When a note is played on the guitar, is the fundamental frequency always the strongest one or could a harmonic be the strongest one (in terms of amplitude). When could that happen? Also, when playing a note of, for example, 440Hz, is 220Hz also a harmonic or only larger multiples?

When I produce a spectrogram of a B3 guitar note I get this:


As you can see, the frequency of B3 (246Hz) does not seem to be the strongest frequency. Its approximate half (near 130) seems to be the strongest one.

This is the audio file (the B3 note is clear).

To generate the spectrogram, I use a STFT taken from the Librosa library:

import plot as plt

def transcribe(filename):
  y, sr = librosa.load(filename, sr=40000)

  D = librosa.stft(y)

The plot.py module:

import matplotlib.pylab as plt

def plot_spectrogram(stft_output, xlabel='Time', ylabel='Hz'):
    ref=np.max), y_axis='log', x_axis='time')
  plt.title('Power Spectrogram')
  plt.colorbar(format='%+2.0f dB')
  plt.savefig('static/plots/' + 'spectrogram.png')

3 Answers 3


Generally, the amplitude of each harmonic including the fundamental depends on the physics of the instrument. Harmonics that are close in frequency to the vibrational modes (i.e. where the frequency response of the instrument exhibits a peak) will be higher. It could happen that the highest hamronic is not the first one (the fundamental frequency). For example, in the open G string of the violin the fundamental frequency has a very low (almost zero) amplitude, because there are no vibrational modes near 192 Hz. For this reason, the amplitude of each harmonic depends on the played note. I think that it could happen for every instrument that, for a particular note, the fundamental is not the strongest one.

Please note that in your picture the fundamental frequency is the one near 128 Hz. You can verify it by checking that the frequency step between contiguous harmonics is about 128 Hz. In this case it appears to be the strongest one in terms of amplitude but, as I said, it could happen that it is not.

  • $\begingroup$ Thanks. Please see updated question. Why do you think B3 is not the strongest frequency in the spectrogram? $\endgroup$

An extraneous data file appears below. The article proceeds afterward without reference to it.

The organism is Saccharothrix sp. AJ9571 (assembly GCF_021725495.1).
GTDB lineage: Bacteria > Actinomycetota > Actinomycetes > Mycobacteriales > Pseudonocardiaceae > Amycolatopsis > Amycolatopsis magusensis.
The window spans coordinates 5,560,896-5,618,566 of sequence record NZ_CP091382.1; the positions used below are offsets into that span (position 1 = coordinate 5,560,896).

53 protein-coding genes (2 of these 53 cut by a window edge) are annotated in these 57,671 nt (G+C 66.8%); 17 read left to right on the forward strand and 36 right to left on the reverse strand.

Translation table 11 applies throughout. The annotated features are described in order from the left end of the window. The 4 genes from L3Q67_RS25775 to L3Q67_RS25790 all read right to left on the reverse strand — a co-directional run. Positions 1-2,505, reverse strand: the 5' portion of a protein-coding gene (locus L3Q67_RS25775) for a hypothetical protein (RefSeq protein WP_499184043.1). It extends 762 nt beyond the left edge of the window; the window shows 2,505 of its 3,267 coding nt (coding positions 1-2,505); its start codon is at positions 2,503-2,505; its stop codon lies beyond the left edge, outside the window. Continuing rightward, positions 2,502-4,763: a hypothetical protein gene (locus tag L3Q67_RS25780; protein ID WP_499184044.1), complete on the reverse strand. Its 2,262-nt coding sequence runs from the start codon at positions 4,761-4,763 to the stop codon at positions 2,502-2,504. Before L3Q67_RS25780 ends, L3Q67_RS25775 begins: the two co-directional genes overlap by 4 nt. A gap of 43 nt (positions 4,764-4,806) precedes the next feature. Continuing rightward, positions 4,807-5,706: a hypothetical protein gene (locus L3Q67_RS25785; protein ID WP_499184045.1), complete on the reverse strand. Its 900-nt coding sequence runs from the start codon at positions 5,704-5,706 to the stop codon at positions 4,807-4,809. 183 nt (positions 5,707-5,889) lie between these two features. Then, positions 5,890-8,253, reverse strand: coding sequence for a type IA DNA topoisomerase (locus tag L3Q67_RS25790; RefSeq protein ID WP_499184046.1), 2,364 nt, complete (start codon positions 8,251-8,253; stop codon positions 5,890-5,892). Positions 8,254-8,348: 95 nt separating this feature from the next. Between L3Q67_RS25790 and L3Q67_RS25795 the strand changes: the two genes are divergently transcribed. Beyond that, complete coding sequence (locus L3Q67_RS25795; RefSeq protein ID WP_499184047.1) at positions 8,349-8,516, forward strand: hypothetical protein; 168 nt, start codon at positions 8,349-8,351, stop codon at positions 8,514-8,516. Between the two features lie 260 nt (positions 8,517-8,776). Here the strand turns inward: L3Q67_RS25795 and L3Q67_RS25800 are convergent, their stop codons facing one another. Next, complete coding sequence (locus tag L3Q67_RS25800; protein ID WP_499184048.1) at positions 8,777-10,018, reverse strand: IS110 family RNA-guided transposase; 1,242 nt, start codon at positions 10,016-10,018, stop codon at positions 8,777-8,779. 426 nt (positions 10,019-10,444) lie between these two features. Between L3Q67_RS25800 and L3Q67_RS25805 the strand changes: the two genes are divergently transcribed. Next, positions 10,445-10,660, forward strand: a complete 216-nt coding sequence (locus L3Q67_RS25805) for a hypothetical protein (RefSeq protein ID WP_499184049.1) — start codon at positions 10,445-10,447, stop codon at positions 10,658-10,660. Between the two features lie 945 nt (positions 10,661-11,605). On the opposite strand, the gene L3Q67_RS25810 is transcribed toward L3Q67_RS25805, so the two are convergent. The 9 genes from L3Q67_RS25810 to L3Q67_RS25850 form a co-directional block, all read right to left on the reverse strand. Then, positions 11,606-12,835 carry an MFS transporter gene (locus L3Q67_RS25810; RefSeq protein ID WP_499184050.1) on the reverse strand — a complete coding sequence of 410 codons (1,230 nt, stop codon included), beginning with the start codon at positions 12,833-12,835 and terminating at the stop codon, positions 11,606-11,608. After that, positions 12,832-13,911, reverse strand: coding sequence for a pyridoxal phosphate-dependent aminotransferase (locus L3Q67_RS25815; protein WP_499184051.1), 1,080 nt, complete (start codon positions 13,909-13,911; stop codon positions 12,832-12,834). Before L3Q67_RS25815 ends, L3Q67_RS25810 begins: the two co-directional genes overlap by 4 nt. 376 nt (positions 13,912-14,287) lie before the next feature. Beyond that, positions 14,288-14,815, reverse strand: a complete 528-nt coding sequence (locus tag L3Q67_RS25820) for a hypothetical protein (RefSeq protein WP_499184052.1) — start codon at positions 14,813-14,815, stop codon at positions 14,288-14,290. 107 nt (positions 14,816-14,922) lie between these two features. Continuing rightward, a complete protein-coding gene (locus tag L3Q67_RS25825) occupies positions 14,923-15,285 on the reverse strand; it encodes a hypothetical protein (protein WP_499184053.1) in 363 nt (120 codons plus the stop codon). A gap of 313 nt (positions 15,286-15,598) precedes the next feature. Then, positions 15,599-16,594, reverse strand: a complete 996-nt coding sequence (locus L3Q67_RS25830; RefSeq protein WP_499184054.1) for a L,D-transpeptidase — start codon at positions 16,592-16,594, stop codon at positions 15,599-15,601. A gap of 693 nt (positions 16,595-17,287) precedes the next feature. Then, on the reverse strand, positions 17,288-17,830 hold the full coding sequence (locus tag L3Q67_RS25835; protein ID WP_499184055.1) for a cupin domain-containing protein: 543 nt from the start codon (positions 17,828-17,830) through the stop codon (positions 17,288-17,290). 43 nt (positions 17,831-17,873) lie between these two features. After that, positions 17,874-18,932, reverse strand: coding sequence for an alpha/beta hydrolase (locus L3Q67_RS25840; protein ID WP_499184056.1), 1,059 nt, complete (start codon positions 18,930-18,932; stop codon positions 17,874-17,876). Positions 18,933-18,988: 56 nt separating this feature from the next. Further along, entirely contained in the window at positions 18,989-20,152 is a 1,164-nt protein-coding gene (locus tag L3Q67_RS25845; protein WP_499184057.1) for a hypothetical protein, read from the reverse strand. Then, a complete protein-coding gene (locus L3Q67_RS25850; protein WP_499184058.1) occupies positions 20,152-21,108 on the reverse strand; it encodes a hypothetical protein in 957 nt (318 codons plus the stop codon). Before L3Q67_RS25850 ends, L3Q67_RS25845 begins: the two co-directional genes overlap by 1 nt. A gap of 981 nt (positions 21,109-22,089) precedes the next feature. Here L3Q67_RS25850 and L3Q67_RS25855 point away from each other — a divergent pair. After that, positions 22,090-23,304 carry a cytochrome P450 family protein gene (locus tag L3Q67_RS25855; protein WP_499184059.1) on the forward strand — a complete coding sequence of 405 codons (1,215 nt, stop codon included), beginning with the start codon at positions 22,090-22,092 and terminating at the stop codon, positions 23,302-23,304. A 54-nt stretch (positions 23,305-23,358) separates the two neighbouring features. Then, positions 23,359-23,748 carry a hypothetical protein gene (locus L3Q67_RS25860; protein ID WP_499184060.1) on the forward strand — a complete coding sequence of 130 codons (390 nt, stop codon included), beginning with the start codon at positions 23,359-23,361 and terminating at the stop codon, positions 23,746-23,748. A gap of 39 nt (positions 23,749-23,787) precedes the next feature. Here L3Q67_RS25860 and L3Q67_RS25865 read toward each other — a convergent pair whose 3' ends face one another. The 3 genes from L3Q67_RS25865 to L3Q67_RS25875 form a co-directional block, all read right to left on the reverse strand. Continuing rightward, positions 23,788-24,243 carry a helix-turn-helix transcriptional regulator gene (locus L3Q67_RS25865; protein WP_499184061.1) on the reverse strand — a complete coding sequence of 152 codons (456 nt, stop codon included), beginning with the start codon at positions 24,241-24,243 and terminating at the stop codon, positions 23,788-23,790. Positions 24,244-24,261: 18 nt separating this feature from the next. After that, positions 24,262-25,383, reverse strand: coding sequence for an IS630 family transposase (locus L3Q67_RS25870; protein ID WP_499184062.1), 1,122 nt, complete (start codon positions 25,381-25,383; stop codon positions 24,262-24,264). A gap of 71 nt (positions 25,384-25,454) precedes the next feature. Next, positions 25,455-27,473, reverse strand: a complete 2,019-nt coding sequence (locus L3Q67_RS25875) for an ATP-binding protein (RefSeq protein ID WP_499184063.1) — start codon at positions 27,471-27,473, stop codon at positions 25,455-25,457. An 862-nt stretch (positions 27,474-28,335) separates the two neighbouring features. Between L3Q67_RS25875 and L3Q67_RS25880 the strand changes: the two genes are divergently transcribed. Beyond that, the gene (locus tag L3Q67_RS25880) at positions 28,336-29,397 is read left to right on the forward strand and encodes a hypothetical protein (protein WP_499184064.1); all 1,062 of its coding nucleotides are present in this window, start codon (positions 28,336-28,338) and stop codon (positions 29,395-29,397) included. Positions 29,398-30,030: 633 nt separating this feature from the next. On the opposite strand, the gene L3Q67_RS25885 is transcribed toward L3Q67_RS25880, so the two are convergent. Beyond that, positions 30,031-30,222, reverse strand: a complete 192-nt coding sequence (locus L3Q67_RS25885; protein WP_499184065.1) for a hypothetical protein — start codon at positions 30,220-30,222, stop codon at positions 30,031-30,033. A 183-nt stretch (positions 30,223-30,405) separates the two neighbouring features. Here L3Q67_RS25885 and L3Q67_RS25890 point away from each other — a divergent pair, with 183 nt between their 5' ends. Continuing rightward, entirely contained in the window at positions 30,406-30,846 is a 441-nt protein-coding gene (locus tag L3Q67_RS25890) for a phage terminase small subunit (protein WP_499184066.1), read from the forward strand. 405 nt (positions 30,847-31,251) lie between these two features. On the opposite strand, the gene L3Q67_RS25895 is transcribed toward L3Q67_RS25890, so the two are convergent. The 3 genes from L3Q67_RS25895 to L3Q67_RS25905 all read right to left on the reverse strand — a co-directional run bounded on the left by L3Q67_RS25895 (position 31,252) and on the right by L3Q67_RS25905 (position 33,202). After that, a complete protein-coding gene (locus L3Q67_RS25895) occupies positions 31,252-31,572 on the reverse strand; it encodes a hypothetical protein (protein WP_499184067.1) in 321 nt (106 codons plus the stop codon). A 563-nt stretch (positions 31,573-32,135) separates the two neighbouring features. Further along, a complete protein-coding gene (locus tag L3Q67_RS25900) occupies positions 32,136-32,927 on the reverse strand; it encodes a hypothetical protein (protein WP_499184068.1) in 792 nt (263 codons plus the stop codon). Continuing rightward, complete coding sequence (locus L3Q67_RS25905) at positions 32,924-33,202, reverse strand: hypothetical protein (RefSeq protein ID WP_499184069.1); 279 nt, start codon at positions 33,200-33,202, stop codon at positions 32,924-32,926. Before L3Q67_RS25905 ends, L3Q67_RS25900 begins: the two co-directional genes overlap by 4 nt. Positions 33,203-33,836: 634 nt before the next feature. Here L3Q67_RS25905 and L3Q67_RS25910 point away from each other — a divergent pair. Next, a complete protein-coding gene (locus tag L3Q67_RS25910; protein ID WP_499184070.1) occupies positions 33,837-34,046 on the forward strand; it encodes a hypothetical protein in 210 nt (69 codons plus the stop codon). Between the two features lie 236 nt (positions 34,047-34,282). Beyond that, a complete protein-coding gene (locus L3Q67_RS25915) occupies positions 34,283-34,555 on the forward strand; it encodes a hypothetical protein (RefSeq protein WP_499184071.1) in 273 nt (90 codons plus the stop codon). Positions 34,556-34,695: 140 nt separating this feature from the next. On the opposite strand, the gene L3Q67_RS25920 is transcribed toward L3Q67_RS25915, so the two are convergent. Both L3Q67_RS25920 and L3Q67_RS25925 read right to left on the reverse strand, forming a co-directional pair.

– pavlos163
    May 16, 2017 at 14:23
  • $\begingroup$ I edited the answer. Are you sure that you recorded a B3 and not a B2? $\endgroup$
    – firion
    May 16, 2017 at 14:30
  • $\begingroup$ Yes, I added the audio file. $\endgroup$
    – pavlos163
    May 16, 2017 at 14:40
  • $\begingroup$ I also added the code used to generate the spectrogram. $\endgroup$
    – pavlos163
    May 16, 2017 at 14:43
  • 1
    $\begingroup$ There is a problem with your spectrogram. You specified a sample rate of 40000 but actually it is 22050. That's why displayed frequencies are wrong! $\endgroup$
    – firion
    May 16, 2017 at 14:55

Pitch is psychoacoustic. Thus, a harmonic frequency can be stronger than the fundamental, without changing the pitch heard. This is common in some stringed instruments. And a note's pitch frequency could even be missing from a notes frequency spectrum. For instance: An old telephone circuit can cut off frequencies below 200 Hz, but people still have no problem recognizing a low male voice pitched at around 100 Hz.

For many timbres, humans will hear the harmonic spacing as the note pitch. In your plot, the harmonic spacing appears to be around 130 Hz, so that will be the note pitch perceived (if played at the same sample rate at the plot axis suggest). Not 260.

  • $\begingroup$ But B3 is the note played (perceived pitch should be 246Hz) $\endgroup$
    – pavlos163
    May 16, 2017 at 14:51
  • $\begingroup$ Not if you play what you plotted. $\endgroup$
    – hotpaw2
    May 16, 2017 at 14:58
  • $\begingroup$ You are right! So, in which cases in the guitar could a harmonic be stronger than the fundamental? Is it when playing high or low notes or that does not play any role? $\endgroup$
    – pavlos163
    May 16, 2017 at 15:02
  • $\begingroup$ Depends on the guitar (shape, material, construction, bridge, etc.), string type, which string, fretting, how the string is plucked, and the 3D acoustic radiation pattern's relationship to the mic (or ear) placement. Weak fundamentals are somewhat more common in the lower notes of large stringed instruments. $\endgroup$
    – hotpaw2
    May 16, 2017 at 15:06

The note/pitch is determined only by the first frequency peak on the DFT plot. All the other amplitudes are called harmonics that only add to the timber. These harmonics (timber) are what differences a guitar note, for example, from a note on a violin.

  • $\begingroup$ -1 Sid. there are some notes with missing fundamentals. you cannot assume there is sufficient energy at the fundamental frequency that it will show up as "the first frequency peak on the DFT plot." the only thing you can assume is some degree of periodicity. we call these functions quasi-periodic: $$ x(t+P) \approx x(t) $$ for $P$ being the period and $$f_0 \triangleq \frac{1}{P}$$ being the fundamental frequency. $\endgroup$ Jan 21, 2018 at 1:48

Your Answer

By clicking “Post Your Answer”, you agree to our terms of service and acknowledge you have read our privacy policy.

Not the answer you're looking for? Browse other questions tagged or ask your own question.